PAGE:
2. I didn't remind myself I was dreaming. As a knock-on effect of failing to ground myself at the start, I also forgot to remind myself I was dreaming at regular intervals as time went on. Lucidity can fade on its own as the dream evolves and I had no way of pulling it back - so I lost control.
  3. I didn't set a lucid dream intention. When I became lucid, I remembered to seek out Pete as planned, but I had no idea what to do next. If I'd set a lucid dream intention while awake (say, go swimming together) I wouldn't have been left wondering and open to the dream's will of the dog attack.

(Incidentally, opening my real eyes was just unlucky. I already knew that closing or opening my eyes while lucid would cause this. Sometimes I still can't help myself.)

These three simple actions, taking just a few seconds to implement in the dream world, would have changed the entire course of my lucid dream. Instead, it became a frustrating struggle to maintain control against my dreaming self.

However, this isn't all bad... While at first glance I failed to stay in control and do all sorts of ego-gratifying activities in my lucid dream, I did get to have a potential learning experience with my unconscious dreaming self. And this can be a good reason to relinquish control of your next lucid dream altogether...

Listening to The unconscious Dreaming Self

As we've learned, lucid dreaming doesn't have to equate directly to dream control. While being able to willfully manipulate your dream world is fun, many experienced lucid dreamers prefer to just consciously observe their dreams lucidly. This gives your dreaming self the opportunity to send you all kinds of messages and life-changing insights via the medium of a fully conscious dream. It can be far more profound than interpreting any non-lucid dream.

In the example above, I kept fighting this. My goal for this dream was to have full control. But perhaps my dream didn't want to be controlled on this occasion. Perhaps it had something more important to tell me...

My inability to control the nightmarish elements not only suggests a lack of consciousness; it also suggests my dreaming self was trying to tell me something important. In hindsight, it would have been a good idea to speak to the dogs and the gorilla monsters and ask what they wanted and whether we could work it out. Instead, I killed them - which is the lucid dream equivalent of simple denying a problem exists.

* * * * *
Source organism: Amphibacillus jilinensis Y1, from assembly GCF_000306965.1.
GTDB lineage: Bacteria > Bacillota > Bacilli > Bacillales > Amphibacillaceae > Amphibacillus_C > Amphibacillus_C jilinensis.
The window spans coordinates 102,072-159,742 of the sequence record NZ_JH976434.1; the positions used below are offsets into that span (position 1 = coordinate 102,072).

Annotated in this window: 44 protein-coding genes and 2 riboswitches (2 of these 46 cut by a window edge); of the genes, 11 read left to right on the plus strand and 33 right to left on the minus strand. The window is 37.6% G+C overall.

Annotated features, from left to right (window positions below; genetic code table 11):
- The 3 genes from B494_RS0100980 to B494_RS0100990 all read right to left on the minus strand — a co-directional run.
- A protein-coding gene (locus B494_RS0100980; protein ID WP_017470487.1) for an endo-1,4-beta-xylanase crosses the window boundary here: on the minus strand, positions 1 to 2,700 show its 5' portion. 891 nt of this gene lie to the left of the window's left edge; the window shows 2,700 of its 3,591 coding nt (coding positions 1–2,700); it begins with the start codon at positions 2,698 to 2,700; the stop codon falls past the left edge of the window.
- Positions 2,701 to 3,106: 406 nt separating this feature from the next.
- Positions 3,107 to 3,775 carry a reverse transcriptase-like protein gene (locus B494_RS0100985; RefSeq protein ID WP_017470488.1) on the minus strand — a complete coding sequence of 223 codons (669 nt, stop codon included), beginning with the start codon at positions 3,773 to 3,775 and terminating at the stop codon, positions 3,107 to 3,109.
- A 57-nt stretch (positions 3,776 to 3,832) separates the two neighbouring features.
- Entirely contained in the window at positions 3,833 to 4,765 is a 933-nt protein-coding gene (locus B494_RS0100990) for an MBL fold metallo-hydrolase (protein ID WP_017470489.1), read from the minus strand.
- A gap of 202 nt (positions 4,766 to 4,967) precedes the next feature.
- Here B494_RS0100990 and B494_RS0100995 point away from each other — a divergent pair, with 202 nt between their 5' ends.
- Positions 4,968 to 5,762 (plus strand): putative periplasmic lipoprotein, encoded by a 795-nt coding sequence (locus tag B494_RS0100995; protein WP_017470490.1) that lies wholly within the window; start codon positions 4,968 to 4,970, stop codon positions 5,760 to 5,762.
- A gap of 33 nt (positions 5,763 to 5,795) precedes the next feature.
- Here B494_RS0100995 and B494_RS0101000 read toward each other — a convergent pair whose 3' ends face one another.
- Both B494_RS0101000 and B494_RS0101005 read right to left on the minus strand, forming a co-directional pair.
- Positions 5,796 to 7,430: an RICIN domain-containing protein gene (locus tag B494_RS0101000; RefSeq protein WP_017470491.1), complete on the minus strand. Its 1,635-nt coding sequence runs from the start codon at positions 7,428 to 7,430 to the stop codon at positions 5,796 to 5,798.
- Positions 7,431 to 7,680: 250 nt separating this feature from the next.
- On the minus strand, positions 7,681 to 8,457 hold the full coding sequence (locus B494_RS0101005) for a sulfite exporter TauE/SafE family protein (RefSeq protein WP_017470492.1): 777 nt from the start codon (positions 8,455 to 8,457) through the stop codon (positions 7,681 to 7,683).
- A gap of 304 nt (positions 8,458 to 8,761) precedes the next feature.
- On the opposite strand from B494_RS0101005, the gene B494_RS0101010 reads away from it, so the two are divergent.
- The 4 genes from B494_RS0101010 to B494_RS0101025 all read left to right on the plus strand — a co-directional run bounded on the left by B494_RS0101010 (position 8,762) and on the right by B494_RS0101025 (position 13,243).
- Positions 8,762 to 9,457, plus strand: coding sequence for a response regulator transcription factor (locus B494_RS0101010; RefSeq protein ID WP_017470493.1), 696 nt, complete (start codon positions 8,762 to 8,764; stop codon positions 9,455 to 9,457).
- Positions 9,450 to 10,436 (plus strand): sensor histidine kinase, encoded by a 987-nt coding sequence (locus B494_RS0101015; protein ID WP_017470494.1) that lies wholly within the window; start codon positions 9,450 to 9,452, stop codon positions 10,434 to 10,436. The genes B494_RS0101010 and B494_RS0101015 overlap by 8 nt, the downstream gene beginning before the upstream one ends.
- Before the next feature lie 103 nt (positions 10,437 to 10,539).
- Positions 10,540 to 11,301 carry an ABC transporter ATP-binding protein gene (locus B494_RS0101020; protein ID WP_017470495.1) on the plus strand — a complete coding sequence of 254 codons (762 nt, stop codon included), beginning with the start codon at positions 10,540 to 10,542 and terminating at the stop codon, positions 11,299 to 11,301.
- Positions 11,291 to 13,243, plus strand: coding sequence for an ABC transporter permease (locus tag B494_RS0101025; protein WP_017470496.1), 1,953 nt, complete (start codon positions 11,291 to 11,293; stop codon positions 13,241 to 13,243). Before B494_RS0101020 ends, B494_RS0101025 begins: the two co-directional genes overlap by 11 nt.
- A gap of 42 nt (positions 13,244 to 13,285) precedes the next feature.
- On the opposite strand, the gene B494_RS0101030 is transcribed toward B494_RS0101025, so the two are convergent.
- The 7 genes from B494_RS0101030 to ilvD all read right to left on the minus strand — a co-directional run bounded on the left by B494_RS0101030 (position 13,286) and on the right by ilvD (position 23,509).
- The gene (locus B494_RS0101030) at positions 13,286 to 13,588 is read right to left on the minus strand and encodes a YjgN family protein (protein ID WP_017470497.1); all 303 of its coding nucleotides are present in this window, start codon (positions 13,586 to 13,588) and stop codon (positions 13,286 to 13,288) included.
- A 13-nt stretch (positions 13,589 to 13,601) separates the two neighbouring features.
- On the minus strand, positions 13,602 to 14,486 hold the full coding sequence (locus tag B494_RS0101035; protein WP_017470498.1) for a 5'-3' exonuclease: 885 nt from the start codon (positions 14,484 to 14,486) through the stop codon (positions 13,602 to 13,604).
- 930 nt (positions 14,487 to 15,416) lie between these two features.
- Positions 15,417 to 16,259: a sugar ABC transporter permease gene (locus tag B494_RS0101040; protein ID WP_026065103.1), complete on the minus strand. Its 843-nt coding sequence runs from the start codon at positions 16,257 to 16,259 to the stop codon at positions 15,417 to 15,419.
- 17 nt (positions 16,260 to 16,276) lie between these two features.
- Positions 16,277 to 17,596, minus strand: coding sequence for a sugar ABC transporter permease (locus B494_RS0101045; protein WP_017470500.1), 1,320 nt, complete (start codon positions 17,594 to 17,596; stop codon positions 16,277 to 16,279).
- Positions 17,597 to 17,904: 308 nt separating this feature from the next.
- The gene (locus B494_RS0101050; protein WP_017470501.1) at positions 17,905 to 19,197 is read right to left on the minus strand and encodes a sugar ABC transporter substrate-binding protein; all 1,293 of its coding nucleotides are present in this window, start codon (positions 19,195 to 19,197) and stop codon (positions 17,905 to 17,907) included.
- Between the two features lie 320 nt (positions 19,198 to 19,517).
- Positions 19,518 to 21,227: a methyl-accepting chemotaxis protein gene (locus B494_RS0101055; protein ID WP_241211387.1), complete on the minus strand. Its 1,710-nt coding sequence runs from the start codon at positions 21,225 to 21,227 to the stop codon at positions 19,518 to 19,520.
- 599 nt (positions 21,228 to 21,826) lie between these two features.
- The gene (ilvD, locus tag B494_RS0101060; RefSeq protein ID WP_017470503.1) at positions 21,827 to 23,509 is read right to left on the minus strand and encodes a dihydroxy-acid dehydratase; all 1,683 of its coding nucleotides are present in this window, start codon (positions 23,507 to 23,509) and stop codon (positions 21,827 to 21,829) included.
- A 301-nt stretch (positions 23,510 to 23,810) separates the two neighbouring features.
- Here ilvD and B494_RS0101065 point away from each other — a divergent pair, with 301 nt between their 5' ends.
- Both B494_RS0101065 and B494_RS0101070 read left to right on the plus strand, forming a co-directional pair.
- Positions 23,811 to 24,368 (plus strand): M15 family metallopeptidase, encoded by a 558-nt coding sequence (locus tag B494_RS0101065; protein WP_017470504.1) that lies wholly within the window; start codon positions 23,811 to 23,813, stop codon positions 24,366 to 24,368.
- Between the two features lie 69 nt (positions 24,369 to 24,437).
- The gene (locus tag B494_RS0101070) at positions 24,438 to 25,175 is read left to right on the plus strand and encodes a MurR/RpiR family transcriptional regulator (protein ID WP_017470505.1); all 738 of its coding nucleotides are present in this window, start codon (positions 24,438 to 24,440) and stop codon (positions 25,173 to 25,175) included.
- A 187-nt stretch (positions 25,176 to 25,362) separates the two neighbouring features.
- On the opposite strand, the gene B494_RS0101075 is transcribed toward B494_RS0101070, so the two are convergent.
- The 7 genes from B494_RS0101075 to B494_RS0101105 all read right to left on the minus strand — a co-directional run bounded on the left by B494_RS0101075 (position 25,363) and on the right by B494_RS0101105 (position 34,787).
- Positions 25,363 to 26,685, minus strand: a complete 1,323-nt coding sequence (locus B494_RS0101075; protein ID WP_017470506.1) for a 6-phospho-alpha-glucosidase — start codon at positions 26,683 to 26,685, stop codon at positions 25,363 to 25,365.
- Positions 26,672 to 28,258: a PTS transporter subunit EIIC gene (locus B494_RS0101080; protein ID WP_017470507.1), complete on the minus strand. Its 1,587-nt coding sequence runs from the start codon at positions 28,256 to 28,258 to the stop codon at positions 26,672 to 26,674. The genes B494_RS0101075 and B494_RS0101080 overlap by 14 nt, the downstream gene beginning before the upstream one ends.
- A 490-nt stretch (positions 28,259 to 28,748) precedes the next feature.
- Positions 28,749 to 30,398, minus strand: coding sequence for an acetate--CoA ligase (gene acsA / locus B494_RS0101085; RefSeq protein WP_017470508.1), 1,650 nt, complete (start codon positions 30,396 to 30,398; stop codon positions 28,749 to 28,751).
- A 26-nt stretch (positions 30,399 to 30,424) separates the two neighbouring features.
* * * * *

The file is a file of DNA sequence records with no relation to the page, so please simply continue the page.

We can also interpret the possible meaning of the little man packing me into an egg. Despite re-entering the dream lucidly, I quickly lost control to my dreaming self. Perhaps the reason I was regressed to a fetal form trapped in an egg, was so I could waste no more time running around influencing my dream for gratuitous reasons.

Dream Control or Passive Observation - Which Is Better?

As a lucid dreamer, I encourage you to notch up experiences in both camps. At first, you'll probably be drawn to dream control and there's no denying it's a whole lot of fun. But when you decide you want to delve deeper into your own mind, try just being a passive observer in your lucid dream.

You'll see that the dream evolves on its own quite readily, and you can ask questions along the way if you choose, or just enjoy the experience. It will be miles more memorable than the observation of non-lucid dreams, as you have all the clarity of mind and vivid sensory experience provided by a lucid dream.

Just remember, whether you choose to maintain dream control or observe without interaction, you must always ground yourself in a lucid dream when it begins. Then keep reminding yourself that you're dreaming. This is essential for ongoing dream consciousness or you risk fading to the ranks of non-lucidity.

About The Author

About The Author

Rebecca Casale is a lucid dreamer and a science writer with a special interest in biology and the brain. She is the founder of World of Lucid Dreaming and Science Me.